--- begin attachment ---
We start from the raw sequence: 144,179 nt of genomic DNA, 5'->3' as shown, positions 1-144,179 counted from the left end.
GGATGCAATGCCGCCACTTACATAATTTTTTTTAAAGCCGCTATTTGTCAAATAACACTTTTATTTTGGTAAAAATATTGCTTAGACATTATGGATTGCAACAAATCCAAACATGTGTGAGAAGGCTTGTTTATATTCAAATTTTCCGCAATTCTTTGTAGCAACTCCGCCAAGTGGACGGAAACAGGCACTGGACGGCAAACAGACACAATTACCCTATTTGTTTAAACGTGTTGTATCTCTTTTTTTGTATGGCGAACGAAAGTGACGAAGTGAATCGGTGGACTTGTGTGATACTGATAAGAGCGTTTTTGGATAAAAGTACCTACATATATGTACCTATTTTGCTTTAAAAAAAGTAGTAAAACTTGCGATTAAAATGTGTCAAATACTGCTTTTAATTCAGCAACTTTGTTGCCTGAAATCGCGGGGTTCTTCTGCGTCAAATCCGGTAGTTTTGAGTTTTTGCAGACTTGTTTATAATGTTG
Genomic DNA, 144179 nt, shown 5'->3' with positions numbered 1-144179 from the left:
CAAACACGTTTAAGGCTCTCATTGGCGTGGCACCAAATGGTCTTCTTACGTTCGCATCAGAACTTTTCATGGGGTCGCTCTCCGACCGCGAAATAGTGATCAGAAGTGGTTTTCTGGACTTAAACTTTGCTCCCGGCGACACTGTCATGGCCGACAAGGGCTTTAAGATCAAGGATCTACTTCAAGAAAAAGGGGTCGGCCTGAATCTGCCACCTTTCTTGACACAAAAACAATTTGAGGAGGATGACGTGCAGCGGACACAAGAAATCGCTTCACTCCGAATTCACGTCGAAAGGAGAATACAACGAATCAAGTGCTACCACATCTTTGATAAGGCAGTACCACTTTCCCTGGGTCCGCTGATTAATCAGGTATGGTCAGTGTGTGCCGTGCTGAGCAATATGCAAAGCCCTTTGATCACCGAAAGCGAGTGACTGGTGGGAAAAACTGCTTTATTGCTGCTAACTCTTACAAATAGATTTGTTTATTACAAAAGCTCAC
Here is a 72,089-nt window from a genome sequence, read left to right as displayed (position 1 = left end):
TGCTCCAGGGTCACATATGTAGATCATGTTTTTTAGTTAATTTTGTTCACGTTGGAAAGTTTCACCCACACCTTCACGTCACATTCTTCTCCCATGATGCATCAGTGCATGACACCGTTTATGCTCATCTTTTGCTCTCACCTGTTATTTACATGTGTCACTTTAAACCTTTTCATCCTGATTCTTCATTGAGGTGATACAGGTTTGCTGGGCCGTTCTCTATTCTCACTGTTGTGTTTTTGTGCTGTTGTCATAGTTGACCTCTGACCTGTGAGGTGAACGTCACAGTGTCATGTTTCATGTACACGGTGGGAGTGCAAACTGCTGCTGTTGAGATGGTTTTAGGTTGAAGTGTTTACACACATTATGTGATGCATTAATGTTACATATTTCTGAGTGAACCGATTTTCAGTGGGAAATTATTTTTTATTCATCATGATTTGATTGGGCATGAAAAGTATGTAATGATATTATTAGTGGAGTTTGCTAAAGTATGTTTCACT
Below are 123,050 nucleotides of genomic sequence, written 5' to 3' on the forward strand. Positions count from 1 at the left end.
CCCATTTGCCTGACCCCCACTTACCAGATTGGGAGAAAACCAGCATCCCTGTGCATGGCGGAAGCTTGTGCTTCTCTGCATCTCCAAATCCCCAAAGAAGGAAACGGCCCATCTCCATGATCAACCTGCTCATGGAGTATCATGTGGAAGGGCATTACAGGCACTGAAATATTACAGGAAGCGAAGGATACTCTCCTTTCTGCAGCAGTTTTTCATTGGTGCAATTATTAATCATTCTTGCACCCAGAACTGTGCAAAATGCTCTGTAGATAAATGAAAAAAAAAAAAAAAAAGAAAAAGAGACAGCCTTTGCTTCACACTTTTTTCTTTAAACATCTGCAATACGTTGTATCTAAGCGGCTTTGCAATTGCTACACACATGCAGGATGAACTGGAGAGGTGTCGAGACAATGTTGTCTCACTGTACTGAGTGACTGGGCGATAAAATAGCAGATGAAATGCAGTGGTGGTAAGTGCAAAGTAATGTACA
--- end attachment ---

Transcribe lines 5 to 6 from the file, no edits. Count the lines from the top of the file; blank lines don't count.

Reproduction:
Here is a 72,089-nt window from a genome sequence, read left to right as displayed (position 1 = left end):
TGCTCCAGGGTCACATATGTAGATCATGTTTTTTAGTTAATTTTGTTCACGTTGGAAAGTTTCACCCACACCTTCACGTCACATTCTTCTCCCATGATGCATCAGTGCATGACACCGTTTATGCTCATCTTTTGCTCTCACCTGTTATTTACATGTGTCACTTTAAACCTTTTCATCCTGATTCTTCATTGAGGTGATACAGGTTTGCTGGGCCGTTCTCTATTCTCACTGTTGTGTTTTTGTGCTGTTGTCATAGTTGACCTCTGACCTGTGAGGTGAACGTCACAGTGTCATGTTTCATGTACACGGTGGGAGTGCAAACTGCTGCTGTTGAGATGGTTTTAGGTTGAAGTGTTTACACACATTATGTGATGCATTAATGTTACATATTTCTGAGTGAACCGATTTTCAGTGGGAAATTATTTTTTATTCATCATGATTTGATTGGGCATGAAAAGTATGTAATGATATTATTAGTGGAGTTTGCTAAAGTATGTTTCACT